STATES will face fresh pressure to dump regressive taxes such as stamp duty, as the Turnbull Government mounts a push to overhaul how the GST is carved-up.
Treasurer Scott Morrison will meet with his state counterparts in Canberra later this month to find consensus on GST reform, which gives states an incentive to scrap payroll tax and stamp duty.
But Mr Morrison has a battle on his hands, with proposed Productivity Commission modelling showing Queensland would have been up to $730 million worse off under the new system if it had been adopted this financial year.
Queensland is expecting its GST share to drop even without any change to the distribution method.
The Productivity Commission’s draft report, released yesterday, found states were penalised if they engaged in reformist tax policies because they could lose GST revenue.
Mr Morrison said any final position would ensure states could grow their revenue basis, such as replacing stamp duty with land taxes, without being penalised under the current system.
The Federal Government believes any loss in GST would be made up by states increasing their revenue streams.
Commission recommends changes to GST system
Mr Morrison said there would be a lead-in to any change, so that states would not suffer financial pain in the short-term.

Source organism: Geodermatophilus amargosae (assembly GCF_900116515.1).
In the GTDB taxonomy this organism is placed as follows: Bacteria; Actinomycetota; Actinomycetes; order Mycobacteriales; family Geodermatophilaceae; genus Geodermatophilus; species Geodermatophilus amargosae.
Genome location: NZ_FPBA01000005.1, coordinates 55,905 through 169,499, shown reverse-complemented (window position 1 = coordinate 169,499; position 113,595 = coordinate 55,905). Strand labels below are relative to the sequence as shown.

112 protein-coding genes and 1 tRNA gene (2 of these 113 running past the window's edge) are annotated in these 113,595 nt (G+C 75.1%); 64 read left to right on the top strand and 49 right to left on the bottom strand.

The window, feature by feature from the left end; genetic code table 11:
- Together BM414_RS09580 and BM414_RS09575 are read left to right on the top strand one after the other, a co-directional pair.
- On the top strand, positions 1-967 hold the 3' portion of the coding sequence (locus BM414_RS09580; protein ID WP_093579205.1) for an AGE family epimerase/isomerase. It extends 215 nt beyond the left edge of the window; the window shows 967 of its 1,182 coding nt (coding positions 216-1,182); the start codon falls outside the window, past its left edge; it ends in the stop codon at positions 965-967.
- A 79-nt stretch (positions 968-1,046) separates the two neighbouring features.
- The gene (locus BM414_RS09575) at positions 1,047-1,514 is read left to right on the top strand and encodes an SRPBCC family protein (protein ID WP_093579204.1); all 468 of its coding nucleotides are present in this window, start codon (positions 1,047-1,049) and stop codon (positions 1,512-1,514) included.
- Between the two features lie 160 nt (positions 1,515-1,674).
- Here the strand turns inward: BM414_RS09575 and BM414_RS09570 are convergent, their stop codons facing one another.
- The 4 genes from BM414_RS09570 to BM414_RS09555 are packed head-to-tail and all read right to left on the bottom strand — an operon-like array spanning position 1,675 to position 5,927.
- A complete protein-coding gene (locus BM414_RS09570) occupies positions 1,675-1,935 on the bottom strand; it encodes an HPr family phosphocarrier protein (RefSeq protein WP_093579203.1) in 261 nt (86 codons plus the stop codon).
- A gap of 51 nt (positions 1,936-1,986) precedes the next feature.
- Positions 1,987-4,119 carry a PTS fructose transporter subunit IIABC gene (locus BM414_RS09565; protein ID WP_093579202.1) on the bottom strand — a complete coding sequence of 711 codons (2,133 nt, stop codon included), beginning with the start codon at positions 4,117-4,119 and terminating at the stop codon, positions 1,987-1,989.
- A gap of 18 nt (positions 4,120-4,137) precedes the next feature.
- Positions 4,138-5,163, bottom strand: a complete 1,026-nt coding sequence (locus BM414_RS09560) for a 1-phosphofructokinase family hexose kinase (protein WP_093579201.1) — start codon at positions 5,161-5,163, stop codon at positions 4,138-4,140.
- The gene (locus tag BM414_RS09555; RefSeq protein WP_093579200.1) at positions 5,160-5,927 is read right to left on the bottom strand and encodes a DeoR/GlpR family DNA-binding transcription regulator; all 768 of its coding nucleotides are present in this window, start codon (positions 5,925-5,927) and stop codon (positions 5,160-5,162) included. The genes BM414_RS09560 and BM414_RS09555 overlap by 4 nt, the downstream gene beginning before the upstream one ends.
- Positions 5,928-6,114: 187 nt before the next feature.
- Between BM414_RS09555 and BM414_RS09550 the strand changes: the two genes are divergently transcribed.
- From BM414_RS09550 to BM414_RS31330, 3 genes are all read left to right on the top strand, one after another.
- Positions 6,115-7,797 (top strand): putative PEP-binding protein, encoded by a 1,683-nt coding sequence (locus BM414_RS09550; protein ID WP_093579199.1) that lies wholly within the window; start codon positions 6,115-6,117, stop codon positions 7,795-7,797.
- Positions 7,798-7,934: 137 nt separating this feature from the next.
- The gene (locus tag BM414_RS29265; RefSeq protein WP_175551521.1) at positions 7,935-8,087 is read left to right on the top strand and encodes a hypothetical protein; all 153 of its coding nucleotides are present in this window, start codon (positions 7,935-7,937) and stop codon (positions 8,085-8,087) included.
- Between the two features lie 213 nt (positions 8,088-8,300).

“I have no guarantee other than other than I would work with the states in good faith to work up a fair transition plan,’’ Mr Morrison said.
He said Queensland, which has been lauded for maximising its resources, could particularly benefit from tax reforms.
The GST is redistributed under a horizontal fiscal equalisation model so that some states are propping up others, generally Tasmania and South Australia. Western Australia demanded the system be changed after it continued to bankroll other states despite the mining downturn hitting its revenue base.
The PC report said the current system embodied an undeliverable ideal to bring all states up to the financial capacity of the strongest state, which at the moment is Western Australia.
It has recommended it be modified to an average or the second highest average to avoid extreme swings.
Mr Morrison said while Western Australia had long raised the issue, the PC report revealed it was a national problem.
“The current way we do this is holding our economy back,’’ Mr Morrison said.
Queensland Treasurer Curtis Pitt said he would evaluate the report but would not sign-off on anything that unfairly disadvantaged the state.
Queensland, at the mercy of damaging weather and a mining downturn, received $15 billion in GST payments this financial year.